#123movies #fmovies #putlocker #gomovies #solarmovie #soap2day Watch Full Movie Online Free – A boy named George Jung grows up in a struggling family in the 1950’s. His mother nags at her husband as he is trying to make a living for the family. It is finally revealed that George’s father cannot make a living and the family goes bankrupt. George does not want the same thing to happen to him, and his friend Tuna, in the 1960’s, suggests that he deal marijuana. He is a big hit in California in the 1960’s, yet he goes to jail, where he finds out about the wonders of cocaine. As a result, when released, he gets rich by bringing cocaine to America. However, he soon pays the price.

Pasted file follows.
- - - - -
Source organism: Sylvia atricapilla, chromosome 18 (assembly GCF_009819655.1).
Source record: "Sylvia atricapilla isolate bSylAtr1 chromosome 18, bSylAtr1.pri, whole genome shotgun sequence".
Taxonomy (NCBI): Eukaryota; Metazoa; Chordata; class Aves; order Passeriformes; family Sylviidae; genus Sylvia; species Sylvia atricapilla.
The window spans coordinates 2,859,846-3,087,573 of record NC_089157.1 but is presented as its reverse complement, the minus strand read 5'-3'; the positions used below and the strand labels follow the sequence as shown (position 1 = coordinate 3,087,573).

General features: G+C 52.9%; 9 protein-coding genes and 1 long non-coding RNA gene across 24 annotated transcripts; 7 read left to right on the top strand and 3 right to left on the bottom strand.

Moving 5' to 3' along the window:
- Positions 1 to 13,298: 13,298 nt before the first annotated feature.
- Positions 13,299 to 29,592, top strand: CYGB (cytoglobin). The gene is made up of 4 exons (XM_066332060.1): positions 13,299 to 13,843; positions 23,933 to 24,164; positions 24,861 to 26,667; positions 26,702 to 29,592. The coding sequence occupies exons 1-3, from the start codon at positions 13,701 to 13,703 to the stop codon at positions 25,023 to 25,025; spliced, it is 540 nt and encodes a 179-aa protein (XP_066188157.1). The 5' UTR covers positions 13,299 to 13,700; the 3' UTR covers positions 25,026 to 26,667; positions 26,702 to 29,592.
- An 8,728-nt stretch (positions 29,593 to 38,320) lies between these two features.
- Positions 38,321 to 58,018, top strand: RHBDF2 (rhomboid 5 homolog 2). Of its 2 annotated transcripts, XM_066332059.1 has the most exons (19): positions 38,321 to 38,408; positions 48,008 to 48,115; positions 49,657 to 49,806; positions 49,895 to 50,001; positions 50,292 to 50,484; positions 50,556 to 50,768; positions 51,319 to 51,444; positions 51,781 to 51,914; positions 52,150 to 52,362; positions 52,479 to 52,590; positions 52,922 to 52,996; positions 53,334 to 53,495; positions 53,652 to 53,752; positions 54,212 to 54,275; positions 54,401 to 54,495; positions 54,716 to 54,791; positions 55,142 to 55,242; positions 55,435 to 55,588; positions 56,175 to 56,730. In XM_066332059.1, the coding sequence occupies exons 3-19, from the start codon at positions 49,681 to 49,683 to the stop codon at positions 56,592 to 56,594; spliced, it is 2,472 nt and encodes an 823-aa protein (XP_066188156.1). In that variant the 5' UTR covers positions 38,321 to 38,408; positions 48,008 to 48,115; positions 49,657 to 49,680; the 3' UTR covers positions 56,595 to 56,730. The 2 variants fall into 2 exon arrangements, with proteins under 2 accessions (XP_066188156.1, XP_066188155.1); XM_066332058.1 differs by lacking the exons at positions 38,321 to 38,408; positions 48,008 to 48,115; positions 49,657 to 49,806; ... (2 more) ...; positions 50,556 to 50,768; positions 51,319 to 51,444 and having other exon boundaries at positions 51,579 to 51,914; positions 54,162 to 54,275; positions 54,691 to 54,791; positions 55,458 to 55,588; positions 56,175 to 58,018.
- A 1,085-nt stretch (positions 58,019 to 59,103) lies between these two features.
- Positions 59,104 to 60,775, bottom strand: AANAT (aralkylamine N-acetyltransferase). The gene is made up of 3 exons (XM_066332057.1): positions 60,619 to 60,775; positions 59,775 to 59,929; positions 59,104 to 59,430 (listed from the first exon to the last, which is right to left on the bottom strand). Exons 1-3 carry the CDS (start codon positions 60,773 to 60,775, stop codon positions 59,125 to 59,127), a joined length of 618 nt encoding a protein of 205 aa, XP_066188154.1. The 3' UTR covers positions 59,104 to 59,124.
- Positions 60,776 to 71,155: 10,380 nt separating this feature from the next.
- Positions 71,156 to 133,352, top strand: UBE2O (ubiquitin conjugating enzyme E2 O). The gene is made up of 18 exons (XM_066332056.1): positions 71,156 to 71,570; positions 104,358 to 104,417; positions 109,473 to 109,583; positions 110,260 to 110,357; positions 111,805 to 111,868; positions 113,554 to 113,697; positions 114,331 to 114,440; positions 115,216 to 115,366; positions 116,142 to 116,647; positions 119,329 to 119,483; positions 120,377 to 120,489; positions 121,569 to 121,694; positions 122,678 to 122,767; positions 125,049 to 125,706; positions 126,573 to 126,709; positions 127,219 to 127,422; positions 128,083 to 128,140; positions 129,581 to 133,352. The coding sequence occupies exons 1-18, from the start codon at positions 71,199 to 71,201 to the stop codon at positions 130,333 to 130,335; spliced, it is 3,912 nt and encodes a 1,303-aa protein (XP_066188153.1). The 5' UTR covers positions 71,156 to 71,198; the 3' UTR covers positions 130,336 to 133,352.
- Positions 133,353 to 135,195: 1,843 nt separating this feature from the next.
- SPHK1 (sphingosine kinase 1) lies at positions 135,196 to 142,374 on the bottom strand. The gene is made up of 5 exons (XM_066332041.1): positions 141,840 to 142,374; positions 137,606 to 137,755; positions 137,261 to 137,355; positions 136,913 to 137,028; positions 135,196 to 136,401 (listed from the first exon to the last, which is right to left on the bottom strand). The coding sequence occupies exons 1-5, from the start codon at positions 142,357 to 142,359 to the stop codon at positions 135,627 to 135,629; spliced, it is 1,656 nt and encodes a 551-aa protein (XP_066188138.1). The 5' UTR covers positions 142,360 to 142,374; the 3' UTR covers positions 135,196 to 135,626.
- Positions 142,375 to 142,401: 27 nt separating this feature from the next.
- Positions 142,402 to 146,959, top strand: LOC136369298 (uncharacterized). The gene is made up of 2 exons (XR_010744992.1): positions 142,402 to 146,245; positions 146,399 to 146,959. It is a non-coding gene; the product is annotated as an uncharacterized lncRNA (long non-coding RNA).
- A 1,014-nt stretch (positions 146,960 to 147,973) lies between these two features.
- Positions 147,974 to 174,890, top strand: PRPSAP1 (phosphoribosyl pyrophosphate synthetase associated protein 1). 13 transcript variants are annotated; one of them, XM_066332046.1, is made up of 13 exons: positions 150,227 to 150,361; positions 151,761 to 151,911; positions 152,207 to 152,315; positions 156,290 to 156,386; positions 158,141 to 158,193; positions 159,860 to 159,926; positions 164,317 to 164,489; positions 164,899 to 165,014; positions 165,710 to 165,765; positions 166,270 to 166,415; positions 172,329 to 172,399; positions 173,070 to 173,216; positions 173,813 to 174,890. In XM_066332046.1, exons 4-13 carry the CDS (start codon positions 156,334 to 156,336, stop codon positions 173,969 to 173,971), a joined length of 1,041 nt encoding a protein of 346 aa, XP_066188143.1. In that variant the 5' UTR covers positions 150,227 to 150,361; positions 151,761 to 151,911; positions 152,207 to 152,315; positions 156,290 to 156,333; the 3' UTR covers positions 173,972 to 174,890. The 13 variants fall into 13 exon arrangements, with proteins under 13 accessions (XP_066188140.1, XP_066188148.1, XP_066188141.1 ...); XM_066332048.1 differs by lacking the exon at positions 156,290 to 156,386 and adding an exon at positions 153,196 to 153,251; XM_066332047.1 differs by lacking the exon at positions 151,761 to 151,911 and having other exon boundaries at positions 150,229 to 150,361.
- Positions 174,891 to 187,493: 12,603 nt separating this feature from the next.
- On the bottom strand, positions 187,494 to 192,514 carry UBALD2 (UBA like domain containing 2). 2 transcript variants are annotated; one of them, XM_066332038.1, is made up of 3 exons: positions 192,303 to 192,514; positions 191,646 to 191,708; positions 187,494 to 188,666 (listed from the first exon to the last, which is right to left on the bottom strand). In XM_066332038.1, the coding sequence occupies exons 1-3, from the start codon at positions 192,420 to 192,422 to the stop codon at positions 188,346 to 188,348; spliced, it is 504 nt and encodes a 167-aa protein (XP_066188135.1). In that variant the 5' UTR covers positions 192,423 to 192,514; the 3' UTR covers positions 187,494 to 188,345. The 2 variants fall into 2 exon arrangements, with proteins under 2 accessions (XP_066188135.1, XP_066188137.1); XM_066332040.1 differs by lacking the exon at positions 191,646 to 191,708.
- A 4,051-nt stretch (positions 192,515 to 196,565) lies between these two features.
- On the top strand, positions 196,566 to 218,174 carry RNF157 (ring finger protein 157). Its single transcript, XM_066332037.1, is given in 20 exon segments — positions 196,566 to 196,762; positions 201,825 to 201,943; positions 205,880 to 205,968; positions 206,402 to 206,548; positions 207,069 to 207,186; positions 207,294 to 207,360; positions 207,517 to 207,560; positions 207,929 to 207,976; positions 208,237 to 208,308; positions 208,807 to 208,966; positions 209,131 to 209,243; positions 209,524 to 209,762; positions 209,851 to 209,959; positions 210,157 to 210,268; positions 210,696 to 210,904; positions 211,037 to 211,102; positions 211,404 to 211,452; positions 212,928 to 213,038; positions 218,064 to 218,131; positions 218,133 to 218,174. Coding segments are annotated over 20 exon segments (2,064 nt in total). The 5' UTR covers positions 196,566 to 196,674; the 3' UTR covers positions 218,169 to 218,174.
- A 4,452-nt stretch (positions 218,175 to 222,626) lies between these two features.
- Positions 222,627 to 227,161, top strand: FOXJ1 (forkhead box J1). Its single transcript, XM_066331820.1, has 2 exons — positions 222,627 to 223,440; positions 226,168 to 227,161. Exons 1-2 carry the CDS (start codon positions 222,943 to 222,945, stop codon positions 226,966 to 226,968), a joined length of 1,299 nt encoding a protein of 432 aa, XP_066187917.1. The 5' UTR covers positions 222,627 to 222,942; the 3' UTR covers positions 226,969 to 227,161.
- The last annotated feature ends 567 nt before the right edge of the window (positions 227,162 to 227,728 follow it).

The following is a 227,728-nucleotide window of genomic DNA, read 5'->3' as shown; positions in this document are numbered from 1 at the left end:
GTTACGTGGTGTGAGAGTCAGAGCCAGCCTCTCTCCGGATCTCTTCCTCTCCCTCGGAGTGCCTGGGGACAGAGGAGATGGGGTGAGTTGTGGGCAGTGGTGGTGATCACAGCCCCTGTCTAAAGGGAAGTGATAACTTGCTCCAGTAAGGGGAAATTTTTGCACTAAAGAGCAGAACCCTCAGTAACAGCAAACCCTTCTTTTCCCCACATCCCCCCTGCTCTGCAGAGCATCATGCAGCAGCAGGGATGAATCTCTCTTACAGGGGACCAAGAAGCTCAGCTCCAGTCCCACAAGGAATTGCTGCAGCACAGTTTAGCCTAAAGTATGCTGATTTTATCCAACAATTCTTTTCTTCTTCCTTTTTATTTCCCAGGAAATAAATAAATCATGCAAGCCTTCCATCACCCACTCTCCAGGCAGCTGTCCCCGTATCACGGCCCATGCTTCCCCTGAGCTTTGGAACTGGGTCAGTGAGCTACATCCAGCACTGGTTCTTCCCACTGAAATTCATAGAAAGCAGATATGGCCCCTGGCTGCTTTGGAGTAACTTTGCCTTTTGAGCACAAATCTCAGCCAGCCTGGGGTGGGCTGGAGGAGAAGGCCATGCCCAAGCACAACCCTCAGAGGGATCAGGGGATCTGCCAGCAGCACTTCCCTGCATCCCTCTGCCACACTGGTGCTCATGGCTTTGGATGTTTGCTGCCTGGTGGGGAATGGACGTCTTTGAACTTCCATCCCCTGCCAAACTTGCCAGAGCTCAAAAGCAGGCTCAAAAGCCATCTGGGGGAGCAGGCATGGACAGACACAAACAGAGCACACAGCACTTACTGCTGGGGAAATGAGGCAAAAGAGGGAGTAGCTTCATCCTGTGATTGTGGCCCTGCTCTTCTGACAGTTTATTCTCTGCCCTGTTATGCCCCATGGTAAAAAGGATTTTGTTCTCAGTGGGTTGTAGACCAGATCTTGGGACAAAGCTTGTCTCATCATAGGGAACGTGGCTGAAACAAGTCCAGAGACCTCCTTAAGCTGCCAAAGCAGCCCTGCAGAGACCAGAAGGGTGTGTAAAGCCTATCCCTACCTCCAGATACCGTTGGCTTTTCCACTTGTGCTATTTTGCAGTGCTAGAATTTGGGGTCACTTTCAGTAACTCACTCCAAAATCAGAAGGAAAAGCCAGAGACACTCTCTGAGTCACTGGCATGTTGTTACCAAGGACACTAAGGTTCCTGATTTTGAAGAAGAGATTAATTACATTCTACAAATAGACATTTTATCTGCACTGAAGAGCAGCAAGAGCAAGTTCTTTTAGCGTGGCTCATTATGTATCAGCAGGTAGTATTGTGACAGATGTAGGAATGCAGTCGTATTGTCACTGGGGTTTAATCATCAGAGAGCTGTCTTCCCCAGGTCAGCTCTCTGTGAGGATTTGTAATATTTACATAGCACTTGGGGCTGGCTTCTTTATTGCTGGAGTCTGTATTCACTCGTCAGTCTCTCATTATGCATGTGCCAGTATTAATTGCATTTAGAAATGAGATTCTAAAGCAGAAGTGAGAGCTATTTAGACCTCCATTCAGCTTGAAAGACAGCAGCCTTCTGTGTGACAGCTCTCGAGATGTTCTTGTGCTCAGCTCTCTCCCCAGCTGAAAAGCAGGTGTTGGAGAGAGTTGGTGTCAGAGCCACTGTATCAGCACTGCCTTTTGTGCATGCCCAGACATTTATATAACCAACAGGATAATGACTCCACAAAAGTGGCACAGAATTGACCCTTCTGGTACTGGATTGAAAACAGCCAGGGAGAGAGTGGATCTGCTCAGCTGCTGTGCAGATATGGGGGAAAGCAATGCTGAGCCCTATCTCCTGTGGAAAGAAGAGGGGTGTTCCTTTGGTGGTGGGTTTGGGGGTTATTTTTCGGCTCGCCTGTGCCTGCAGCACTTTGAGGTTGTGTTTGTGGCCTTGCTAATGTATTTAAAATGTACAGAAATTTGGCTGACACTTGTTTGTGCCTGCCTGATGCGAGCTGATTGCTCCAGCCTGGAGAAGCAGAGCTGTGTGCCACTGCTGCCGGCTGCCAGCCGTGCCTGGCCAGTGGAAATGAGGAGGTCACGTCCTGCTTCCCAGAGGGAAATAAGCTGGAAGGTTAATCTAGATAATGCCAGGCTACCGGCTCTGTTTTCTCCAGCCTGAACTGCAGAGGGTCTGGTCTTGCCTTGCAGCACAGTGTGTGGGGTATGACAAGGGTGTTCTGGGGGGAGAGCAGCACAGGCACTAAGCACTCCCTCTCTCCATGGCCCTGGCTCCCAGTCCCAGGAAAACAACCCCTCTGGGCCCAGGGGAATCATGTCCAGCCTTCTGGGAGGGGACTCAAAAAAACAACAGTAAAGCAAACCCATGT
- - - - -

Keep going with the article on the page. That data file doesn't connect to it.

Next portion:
Plot: A boy named George Jung grows up in a struggling family in the 1950’s. His mother nags at her husband as he is trying to make a living for the family. It is finally revealed that George’s father cannot make a living and the family goes bankrupt. George does not want the same thing to happen to him, and his friend Tuna, in the 1960’s, suggests that he deal marijuana. He is a big hit in California in the 1960’s, yet he goes to jail, where he finds out about the wonders of cocaine. As a result, when released, he gets rich by bringing cocaine to America. However, he soon pays the price.
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|7.6/10 Votes: 241,558|
|7.4 Votes: 3196 Popularity: 22.121|
Good Movie ! No White Lies!